Ginkgo (Ginkgo biloba)


Ginkgo (Ginkgo biloba) is one of the world’s oldest surviving tree species. Chinese herbal medicine has used both the ginkgo leaf and seed for thousands of years, modern research has focused on the standardized Ginkgo biloba extract made from the dried green leaves.

Laboratory studies have shown that ginkgo improves blood circulation by opening up blood vessels and making blood less sticky. It is also an antioxidant. Ginkgo is used for the treatment of numerous conditions, many of which are under scientific investigation.

According to the University of Maryland Medical Center, based on studies conducted in laboratories, animals, and people, ginkgo is used for the following:

  • Dementia and Alzheimer disease
  • Intermittent claudication
  • Anxiety
  • Glaucoma
  • Memory and thinking
  • Macular degeneration
  • Premenstrual syndrome (PMS)
  • Raynaud’s phenomenon

According to Mayo Clinic, Grade B evidence (Good scientific evidence) are available to support ginkgo for managing the following:

  • Cerebral insufficiency (insufficient blood flow to the brain)
  • Dementia
  • Generalized anxiety disorder
  • Schizophrenia

Grade C evidence (Conflicting scientific evidence) are available to support ginkgo for managing the following:

  • Altitude (mountain) sickness
  • Asthma
  • Attention-deficit hyperactivity disorder (ADHD)
  • Autism
  • Blood pressure control
  • Cancer prevention
  • Chemotherapy side effects reduction
  • Chronic cochleovestibular disorders (ear disorder)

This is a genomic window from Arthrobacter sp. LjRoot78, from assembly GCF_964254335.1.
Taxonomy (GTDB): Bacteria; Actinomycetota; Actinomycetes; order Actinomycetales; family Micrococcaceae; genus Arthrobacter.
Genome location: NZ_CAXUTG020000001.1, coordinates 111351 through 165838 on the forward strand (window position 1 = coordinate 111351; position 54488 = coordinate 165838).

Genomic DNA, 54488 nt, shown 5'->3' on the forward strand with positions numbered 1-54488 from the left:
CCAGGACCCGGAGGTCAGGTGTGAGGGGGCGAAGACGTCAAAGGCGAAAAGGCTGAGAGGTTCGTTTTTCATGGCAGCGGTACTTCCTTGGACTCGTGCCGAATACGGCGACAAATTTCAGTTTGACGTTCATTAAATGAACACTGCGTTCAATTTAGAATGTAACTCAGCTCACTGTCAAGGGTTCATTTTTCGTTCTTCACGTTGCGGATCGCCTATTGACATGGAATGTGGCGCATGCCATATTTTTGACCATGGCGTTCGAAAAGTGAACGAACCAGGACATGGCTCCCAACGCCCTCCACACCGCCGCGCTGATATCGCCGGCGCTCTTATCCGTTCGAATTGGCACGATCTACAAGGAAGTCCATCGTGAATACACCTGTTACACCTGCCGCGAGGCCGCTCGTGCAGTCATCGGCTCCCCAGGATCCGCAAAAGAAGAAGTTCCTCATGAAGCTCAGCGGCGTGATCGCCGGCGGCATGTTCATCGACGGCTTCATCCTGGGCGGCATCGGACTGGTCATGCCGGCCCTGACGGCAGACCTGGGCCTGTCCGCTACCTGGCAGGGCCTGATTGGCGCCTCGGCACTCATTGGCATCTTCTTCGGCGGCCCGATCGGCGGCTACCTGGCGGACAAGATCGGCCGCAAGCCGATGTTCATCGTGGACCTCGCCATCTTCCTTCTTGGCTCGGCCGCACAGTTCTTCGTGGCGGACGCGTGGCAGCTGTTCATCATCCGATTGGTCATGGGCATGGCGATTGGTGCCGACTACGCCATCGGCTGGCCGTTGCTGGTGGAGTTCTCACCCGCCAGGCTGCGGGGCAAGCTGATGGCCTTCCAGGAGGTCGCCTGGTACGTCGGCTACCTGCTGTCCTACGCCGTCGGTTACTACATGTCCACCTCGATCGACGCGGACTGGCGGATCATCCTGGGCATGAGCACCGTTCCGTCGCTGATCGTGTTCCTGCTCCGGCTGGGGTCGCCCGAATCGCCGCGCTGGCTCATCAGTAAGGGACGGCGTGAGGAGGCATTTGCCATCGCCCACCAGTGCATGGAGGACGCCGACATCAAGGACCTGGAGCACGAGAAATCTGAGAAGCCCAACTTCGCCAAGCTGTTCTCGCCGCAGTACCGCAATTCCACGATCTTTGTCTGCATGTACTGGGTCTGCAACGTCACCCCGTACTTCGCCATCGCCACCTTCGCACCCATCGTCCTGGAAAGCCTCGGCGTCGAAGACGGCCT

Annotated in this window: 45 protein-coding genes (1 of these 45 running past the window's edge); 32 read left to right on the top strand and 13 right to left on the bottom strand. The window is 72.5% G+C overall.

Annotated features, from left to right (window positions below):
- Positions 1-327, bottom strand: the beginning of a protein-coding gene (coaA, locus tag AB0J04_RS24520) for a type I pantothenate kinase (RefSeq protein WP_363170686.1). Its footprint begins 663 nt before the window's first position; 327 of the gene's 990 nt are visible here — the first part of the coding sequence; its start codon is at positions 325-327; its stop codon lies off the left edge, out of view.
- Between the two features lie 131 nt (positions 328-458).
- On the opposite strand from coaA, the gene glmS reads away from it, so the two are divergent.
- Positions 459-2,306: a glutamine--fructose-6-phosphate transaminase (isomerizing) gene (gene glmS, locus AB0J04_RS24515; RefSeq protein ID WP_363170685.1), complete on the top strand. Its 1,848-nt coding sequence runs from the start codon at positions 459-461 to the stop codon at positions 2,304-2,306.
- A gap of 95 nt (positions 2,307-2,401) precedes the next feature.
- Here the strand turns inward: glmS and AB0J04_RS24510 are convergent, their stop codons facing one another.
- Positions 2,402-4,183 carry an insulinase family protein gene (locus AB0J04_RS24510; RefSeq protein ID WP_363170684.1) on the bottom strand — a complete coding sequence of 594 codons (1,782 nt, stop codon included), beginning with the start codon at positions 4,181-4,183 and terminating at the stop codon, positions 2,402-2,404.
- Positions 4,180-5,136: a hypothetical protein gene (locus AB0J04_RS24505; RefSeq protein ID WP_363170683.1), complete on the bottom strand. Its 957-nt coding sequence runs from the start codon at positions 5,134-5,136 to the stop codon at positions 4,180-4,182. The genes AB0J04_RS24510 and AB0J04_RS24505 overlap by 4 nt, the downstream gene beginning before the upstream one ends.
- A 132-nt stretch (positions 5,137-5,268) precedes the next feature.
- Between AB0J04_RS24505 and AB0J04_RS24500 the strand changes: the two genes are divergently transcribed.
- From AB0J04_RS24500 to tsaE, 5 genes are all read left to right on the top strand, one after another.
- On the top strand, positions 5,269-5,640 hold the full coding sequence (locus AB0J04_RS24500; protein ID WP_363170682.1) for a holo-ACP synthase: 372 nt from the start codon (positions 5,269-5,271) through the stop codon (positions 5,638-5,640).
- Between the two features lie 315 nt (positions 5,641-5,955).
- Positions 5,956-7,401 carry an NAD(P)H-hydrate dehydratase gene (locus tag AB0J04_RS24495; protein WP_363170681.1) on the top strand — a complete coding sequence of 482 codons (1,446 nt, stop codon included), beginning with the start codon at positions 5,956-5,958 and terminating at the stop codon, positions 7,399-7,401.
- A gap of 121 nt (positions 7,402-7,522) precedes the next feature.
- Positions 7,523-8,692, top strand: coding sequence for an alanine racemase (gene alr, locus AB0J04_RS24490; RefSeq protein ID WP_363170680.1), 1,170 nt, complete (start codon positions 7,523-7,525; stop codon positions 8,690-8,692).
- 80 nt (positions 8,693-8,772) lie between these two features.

• Chronic venous insufficiency (damaged vein valves)
  • Claudication (painful legs from clogged arteries)
  • Cocaine dependence
  • Cognitive performance
  • Decreased libido and erectile dysfunction
  • Depression and seasonal affective disorder
  • Diabetic nephropathy (kidney disease)
  • Diabetic neuropathy (nerve damage)
  • Dyslexia
  • Exercise performance
  • Fibromyalgia (nervous system disorder)
  • Glaucoma (increased eye pressure)
  • Graves’ disease (thyroid disorder)
  • Hearing loss
  • Heart disease
  • Hemorrhoids
  • High blood sugar/glucose intolerance
  • Macular degeneration (eye disease)
  • Memory enhancement (in healthy people)
  • Mental performance (after eating)
  • Migraine
  • Mood and cognition in post-menopausal women
  • Multiple sclerosis
  • Ocular allergy (eye allergy)
  • Premenstrual syndrome (PMS)
  • Pulmonary interstitial fibrosis (scarred lung tissue)
  • Quality of life
  • Retinopathy (eye damage from type 2 diabetes)
  • Skin aging
  • Smell disorders
  • Stomach cancer
  • Stroke recovery
  • Tinnitus (ringing in the ears)
  • Vertigo (dizziness)
  • Vitiligo (lack of skin pigmentation)

(Natural Standard evidence-based validated grading rationale)

Although ginkgo is generally well tolerated, it should be used cautiously in people with clotting disorders or taking blood thinners, or prior to some surgical or dental procedures, due to reports of bleeding. For detailed precautions and possible interactions, please refer to University of Maryland Medical Center and Mayo Clinic.

The safety and effectiveness of ginkgo have not always been proven. Some of these conditions are potentially serious,  and should be evaluated by a qualified healthcare provider.